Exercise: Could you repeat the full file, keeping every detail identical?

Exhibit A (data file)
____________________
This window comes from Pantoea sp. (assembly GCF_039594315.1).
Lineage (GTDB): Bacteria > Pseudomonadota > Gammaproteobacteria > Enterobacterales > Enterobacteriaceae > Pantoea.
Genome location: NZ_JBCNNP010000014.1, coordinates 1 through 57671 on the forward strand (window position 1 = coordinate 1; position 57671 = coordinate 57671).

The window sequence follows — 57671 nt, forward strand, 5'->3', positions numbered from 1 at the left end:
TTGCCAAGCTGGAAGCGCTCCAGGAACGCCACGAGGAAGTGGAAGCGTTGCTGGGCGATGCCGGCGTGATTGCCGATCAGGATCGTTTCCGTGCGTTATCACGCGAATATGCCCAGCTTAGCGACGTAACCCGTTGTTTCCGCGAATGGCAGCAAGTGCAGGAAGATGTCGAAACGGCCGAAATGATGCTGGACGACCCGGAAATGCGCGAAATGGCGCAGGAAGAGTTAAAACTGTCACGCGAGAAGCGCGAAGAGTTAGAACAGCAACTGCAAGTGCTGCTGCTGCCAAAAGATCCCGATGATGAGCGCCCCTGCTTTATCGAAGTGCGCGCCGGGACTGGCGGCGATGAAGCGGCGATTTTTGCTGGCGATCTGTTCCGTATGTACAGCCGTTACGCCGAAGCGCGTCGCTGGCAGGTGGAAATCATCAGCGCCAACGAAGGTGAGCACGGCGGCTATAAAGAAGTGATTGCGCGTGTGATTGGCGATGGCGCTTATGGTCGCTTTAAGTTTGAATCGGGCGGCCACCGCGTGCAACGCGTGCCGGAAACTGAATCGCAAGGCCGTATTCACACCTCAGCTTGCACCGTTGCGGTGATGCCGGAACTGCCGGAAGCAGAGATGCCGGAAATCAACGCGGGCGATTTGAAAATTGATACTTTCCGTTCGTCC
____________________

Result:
This window comes from Pantoea sp. (assembly GCF_039594315.1).
Lineage (GTDB): Bacteria > Pseudomonadota > Gammaproteobacteria > Enterobacterales > Enterobacteriaceae > Pantoea.
Genome location: NZ_JBCNNP010000014.1, coordinates 1 through 57671 on the forward strand (window position 1 = coordinate 1; position 57671 = coordinate 57671).

The window sequence follows — 57671 nt, forward strand, 5'->3', positions numbered from 1 at the left end:
TTGCCAAGCTGGAAGCGCTCCAGGAACGCCACGAGGAAGTGGAAGCGTTGCTGGGCGATGCCGGCGTGATTGCCGATCAGGATCGTTTCCGTGCGTTATCACGCGAATATGCCCAGCTTAGCGACGTAACCCGTTGTTTCCGCGAATGGCAGCAAGTGCAGGAAGATGTCGAAACGGCCGAAATGATGCTGGACGACCCGGAAATGCGCGAAATGGCGCAGGAAGAGTTAAAACTGTCACGCGAGAAGCGCGAAGAGTTAGAACAGCAACTGCAAGTGCTGCTGCTGCCAAAAGATCCCGATGATGAGCGCCCCTGCTTTATCGAAGTGCGCGCCGGGACTGGCGGCGATGAAGCGGCGATTTTTGCTGGCGATCTGTTCCGTATGTACAGCCGTTACGCCGAAGCGCGTCGCTGGCAGGTGGAAATCATCAGCGCCAACGAAGGTGAGCACGGCGGCTATAAAGAAGTGATTGCGCGTGTGATTGGCGATGGCGCTTATGGTCGCTTTAAGTTTGAATCGGGCGGCCACCGCGTGCAACGCGTGCCGGAAACTGAATCGCAAGGCCGTATTCACACCTCAGCTTGCACCGTTGCGGTGATGCCGGAACTGCCGGAAGCAGAGATGCCGGAAATCAACGCGGGCGATTTGAAAATTGATACTTTCCGTTCGTCC